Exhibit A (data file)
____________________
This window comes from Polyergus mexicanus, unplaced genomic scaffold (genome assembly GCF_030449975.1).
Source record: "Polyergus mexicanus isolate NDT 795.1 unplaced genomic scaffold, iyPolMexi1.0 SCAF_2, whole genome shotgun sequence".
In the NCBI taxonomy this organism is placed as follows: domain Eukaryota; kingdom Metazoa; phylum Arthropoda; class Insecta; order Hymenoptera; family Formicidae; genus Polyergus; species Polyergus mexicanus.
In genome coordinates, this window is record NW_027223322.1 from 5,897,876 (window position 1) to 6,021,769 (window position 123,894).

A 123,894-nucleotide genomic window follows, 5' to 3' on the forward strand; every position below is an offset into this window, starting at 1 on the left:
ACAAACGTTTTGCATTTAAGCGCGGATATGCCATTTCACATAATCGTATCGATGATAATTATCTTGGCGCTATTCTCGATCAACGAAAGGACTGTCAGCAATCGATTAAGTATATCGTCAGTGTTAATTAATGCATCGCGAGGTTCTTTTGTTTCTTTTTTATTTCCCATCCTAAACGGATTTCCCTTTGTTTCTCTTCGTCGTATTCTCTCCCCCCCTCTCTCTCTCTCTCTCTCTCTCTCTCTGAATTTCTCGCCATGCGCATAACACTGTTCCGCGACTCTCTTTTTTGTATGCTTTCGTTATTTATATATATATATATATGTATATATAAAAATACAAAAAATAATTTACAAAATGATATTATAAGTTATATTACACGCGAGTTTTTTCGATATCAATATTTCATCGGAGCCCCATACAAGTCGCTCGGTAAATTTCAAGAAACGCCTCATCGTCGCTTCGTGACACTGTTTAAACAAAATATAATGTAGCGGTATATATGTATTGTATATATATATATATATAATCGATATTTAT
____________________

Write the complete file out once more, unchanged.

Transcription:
This window comes from Polyergus mexicanus, unplaced genomic scaffold (genome assembly GCF_030449975.1).
Source record: "Polyergus mexicanus isolate NDT 795.1 unplaced genomic scaffold, iyPolMexi1.0 SCAF_2, whole genome shotgun sequence".
In the NCBI taxonomy this organism is placed as follows: domain Eukaryota; kingdom Metazoa; phylum Arthropoda; class Insecta; order Hymenoptera; family Formicidae; genus Polyergus; species Polyergus mexicanus.
In genome coordinates, this window is record NW_027223322.1 from 5,897,876 (window position 1) to 6,021,769 (window position 123,894).

A 123,894-nucleotide genomic window follows, 5' to 3' on the forward strand; every position below is an offset into this window, starting at 1 on the left:
ACAAACGTTTTGCATTTAAGCGCGGATATGCCATTTCACATAATCGTATCGATGATAATTATCTTGGCGCTATTCTCGATCAACGAAAGGACTGTCAGCAATCGATTAAGTATATCGTCAGTGTTAATTAATGCATCGCGAGGTTCTTTTGTTTCTTTTTTATTTCCCATCCTAAACGGATTTCCCTTTGTTTCTCTTCGTCGTATTCTCTCCCCCCCTCTCTCTCTCTCTCTCTCTCTCTCTCTGAATTTCTCGCCATGCGCATAACACTGTTCCGCGACTCTCTTTTTTGTATGCTTTCGTTATTTATATATATATATATATGTATATATAAAAATACAAAAAATAATTTACAAAATGATATTATAAGTTATATTACACGCGAGTTTTTTCGATATCAATATTTCATCGGAGCCCCATACAAGTCGCTCGGTAAATTTCAAGAAACGCCTCATCGTCGCTTCGTGACACTGTTTAAACAAAATATAATGTAGCGGTATATATGTATTGTATATATATATATATATAATCGATATTTAT